An article written by Aaron Derr located at http://readingrainbow.com/blog/2014/07/03/power-great-outdoors/
The Power of the Great Outdoors
(I absolutely love hiking, camping & spending time outdoors with my daughters, but I have never been able to put into words exactly why. I feel that time in nature is such an essential experience for kids. Luckily, I no longer have to, because Boys' Life Magazine's Aaron Derr expresses it perfectly in this post. Tomorrow is July 4th, a holiday which, in addition to being our Nation's birthday, is one of the summer's best opportunities for spending time outdoors! So today, read and reflect on Aaron's wonderful post and tomorrow I hope you'll go enjoy the great outdoors! Jenni)
There's one in every group.
If you've ever spent time around a gathering of youth, then you know the one I'm talking about.
Sometimes he's the loud one; sometimes he's the quiet one. Maybe he's average size for a kid his age, or maybe he's a bit bigger, or a bit smaller.
Doesn't matter. There's always one.
He's the one who isn't 100 percent confident in what he's doing; the one who honestly looks like he might break down and cry at any minute, even though he's really too old to be breaking down and crying.
(Weren't we all like that, at least at some tenuous moments, when we were kids?)
As a writer for Boys' Life magazine, I've seen this kid at almost every Boy Scout event I've covered. And my thoughts are almost always the same: This one might not make it.
It doesn't matter if we're sailing at Florida Sea Base, backpacking at Philmont Scout Ranch or cross-country skiing at The Northern Tier High Adventure Bases.
We could be planting trees in a local park, cleaning up trash from a picnic area or collecting food for the needy.
That kid is always there.
And every time, he proves me wrong.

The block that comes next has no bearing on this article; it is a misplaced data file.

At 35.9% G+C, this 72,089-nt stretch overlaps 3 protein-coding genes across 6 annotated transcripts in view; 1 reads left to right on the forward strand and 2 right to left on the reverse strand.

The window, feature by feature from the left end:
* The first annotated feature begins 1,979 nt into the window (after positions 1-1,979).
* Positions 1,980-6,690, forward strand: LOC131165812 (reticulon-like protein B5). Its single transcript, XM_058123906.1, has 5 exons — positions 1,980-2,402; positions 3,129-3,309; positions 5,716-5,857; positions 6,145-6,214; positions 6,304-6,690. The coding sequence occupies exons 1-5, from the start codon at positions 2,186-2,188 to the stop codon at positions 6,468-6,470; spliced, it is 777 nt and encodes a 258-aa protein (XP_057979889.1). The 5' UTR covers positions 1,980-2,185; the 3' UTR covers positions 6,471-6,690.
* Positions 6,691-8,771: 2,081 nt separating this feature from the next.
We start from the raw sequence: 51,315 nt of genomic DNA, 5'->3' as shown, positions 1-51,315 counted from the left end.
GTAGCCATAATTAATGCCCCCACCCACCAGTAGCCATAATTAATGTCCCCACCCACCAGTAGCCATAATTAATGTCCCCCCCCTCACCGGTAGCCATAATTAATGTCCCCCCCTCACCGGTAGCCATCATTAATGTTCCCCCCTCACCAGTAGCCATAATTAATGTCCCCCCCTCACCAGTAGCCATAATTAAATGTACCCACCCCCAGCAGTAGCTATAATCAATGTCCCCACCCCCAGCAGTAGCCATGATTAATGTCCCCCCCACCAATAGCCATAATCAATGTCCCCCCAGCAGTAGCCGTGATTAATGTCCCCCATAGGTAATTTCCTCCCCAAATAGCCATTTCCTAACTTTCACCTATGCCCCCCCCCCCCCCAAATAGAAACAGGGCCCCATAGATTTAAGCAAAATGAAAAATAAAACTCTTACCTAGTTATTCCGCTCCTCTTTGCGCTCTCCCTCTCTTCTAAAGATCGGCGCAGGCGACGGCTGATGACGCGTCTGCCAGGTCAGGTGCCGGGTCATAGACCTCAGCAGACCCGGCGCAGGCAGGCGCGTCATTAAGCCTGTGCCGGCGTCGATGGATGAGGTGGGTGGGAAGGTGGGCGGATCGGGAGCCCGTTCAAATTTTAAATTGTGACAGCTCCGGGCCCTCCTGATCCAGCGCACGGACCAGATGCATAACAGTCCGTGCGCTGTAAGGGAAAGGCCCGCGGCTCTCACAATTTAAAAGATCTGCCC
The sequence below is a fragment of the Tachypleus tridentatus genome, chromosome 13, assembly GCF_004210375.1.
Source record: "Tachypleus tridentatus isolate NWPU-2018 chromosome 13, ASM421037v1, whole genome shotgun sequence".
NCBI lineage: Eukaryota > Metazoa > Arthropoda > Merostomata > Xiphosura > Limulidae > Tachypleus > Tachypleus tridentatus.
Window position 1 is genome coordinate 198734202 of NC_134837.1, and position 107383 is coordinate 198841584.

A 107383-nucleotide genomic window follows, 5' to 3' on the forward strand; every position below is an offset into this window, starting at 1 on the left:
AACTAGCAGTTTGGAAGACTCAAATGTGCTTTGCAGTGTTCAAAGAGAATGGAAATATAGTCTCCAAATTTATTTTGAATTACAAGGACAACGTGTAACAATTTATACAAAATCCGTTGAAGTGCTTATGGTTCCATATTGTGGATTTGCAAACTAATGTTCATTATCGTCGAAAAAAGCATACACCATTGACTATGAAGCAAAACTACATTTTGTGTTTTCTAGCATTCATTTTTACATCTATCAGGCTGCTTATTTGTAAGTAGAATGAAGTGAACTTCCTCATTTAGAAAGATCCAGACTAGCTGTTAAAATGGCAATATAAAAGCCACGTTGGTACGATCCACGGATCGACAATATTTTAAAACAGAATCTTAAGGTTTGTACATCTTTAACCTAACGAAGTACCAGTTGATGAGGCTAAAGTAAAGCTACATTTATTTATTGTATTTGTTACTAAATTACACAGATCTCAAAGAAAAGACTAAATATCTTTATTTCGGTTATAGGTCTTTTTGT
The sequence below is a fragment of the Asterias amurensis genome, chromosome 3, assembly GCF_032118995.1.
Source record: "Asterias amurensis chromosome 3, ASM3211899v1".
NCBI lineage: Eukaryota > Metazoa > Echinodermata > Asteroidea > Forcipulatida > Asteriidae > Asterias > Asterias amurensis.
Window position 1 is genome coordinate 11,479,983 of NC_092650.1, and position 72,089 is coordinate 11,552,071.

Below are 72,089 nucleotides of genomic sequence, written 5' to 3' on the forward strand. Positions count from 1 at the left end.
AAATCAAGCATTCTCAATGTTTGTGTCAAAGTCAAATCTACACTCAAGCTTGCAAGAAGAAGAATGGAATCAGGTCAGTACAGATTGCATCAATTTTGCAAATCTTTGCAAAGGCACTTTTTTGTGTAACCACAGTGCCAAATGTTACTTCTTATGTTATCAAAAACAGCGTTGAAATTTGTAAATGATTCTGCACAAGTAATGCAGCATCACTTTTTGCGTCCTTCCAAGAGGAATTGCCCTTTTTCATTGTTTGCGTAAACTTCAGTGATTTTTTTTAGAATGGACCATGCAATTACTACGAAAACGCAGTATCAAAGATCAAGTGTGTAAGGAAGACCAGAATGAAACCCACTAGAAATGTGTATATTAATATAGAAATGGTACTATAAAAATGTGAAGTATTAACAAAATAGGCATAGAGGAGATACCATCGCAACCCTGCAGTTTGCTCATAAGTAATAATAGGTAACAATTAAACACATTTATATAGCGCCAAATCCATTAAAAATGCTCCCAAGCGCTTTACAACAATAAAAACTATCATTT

This is the power of Scouting in particular, and of the great outdoors in general.
Both bring out the best in us.
Sometimes, the kid has too much stuff in his backpack. I've seen Scout leaders remove hardcover books, handheld electronic games and extra junk food from a Scout's backpack to lighten his load.
Other times, the kid doesn't have enough stuff: not enough water, not enough sunscreen, no extra pair of socks in case the first pair gets wet.
Then, at some point on the journey, it happens. There might be tears, or there might just be silence.
I call it the I'm-done-with-this moment, when the kid has had enough.
Maybe he's too hot or too cold or too tired or too dirty. Whatever. He's checked out. Doesn't matter if we're in the middle of the wilderness and he has nowhere else to go. He's done.
That's when a traveling companion-maybe a trusted adult, maybe a friend his own age-stops by. Almost casually, like he just happened to notice the boy for the first time at that very moment, by a complete coincidence.
What's happening, buddy?
Sometimes the talk is stern. Sometimes it's light-hearted. Sometimes there's a brief discussion. Sometimes the conversation is one-sided.
Then the kid licks his wounds, picks up his stuff, and starts the process of recovery, and the process of proving me wrong.
Down the trail he goes. Sometimes he still struggles, and he might even have another breakdown or two along the way. But his support system is still with him, and the story always ends the same.
Around the campfire in the evening, Scouts often play a game called "roses and thorns." Each of them is asked to discuss something they liked about that day, along with something they didn't like.
"I liked the s'mores!" "I didn't like the rain." "I liked swimming in the lake!" "I didn't like the mosquitos."
Then comes the kid. You know the one. There's one in every group.
I brace myself. Here we go.
"I liked everything."
Then he smiles, and I smile, too.
I've never been happier to be wrong.